It is here in this context we read about Abram where God calls him to a promise for which he has to leave all visible securities of ‘country, people and household to the ‘unseen’ land and promise of being a great nation. But this looks absurd as when we read this promise comes in a context of impossibility. ‘Now Sarai was barren; she had no child.’ (Genesis 11: 30) It is into this barrenness and hopeless situation that God’s call breaks through to Abram. In situations in life where the world along with ‘Red’ says lets be practical. Things are going to be the same way. Are we going to be an ‘Andy’ and hear Jesus say “Blessed are those who have not seen and yet have come to believe.” (John 20: 29b). Hope is dangerous. It just makes us restless where we are compelled to keep journeying towards our goal.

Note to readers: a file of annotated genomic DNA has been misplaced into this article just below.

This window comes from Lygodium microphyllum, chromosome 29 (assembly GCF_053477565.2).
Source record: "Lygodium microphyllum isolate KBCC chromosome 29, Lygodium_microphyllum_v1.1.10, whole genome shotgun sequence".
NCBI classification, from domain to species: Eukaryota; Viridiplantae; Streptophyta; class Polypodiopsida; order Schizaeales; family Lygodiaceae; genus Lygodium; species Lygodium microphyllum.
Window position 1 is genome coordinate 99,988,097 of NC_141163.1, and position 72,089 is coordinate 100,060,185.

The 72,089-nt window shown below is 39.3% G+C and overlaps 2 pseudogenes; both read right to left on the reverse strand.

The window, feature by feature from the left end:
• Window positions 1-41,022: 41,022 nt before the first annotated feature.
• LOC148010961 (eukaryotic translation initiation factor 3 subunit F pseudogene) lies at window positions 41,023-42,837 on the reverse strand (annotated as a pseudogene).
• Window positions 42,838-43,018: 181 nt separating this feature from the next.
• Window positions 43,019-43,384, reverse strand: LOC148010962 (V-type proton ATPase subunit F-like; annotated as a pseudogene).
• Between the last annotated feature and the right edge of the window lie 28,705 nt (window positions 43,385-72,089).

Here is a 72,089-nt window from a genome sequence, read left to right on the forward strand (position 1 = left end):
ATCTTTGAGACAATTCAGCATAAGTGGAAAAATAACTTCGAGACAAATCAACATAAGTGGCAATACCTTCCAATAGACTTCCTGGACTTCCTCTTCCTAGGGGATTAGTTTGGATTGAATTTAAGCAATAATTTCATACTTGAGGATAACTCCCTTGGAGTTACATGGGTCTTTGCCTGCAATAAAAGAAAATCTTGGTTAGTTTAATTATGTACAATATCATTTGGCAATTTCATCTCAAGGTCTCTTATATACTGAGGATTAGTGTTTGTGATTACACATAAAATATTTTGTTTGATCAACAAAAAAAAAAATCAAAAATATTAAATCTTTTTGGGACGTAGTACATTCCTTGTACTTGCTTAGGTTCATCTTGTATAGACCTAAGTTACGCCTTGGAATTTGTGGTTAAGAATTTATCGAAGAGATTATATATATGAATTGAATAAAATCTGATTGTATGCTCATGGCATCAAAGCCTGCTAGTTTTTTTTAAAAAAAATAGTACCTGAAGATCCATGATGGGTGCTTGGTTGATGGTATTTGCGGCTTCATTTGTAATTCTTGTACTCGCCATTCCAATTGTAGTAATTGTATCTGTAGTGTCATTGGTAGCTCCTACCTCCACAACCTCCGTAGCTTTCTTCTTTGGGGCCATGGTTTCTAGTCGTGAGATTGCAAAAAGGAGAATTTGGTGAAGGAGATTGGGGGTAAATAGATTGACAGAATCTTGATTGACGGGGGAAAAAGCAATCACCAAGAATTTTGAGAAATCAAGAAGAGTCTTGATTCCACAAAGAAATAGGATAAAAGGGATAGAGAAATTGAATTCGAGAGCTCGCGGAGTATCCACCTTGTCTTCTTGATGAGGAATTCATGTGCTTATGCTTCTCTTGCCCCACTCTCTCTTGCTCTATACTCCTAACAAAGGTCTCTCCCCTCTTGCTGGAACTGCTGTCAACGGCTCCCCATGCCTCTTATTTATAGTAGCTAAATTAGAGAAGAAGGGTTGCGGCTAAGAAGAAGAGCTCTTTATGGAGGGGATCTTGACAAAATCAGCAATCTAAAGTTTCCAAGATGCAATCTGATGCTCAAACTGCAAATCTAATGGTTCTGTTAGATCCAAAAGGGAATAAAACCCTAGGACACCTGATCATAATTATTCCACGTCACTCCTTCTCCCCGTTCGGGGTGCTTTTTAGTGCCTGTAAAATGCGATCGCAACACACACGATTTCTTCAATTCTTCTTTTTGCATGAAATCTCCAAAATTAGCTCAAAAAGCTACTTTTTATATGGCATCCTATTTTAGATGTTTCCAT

Now Abram was from Ur which is Babylon. Genesis Chapter 11 talks of the judgment of God on Tower of Babel which also is in Babylon. So the promise of God to Abram is a reverse to the human intention of people who tried to build ‘Babel’. “Come, let us build ourselves a city, and a tower with its top in the heavens, and let us make a name for ourselves; otherwise we shall be scattered abroad upon the face of the whole earth.” Genesis 11: 4. While the people wanted to be secure in one place God challenges Abram to ‘Go’ out. People of Babel wanted ‘Make a name for ourselves’ while God promised ‘I will make your name great’. And how he was going to do that? He was not just going to Bless Abram but he was going to make him a blessing. The people of Babel believed that life is all about self preservation while God challenges Abram that life is a journey where God will lead. To illustrate this let me use something that has been doing the rounds on Facebook. It talks about the difference between ‘Dogs’ and ‘Cats’. Dog says ‘“You pet me, you feed me, you shelter me, you love me, You must be God.” A cat says, “You pet me, you feed me, you shelter me, you love me, I must be God.’ Did you know based on this premise there is a book called ‘Cat and Dog Theology’ by Bob Sjorgen. He says that there is a ‘Cat’ in all of us that wants to be served by God and people, who enjoys security and has a sense of entitlement. A Dog is driven by gratitude and therefore gives himself fully to his master. God calls us not to be a reservoir of blessing to be kept within us, but calls us to be a channel of blessings.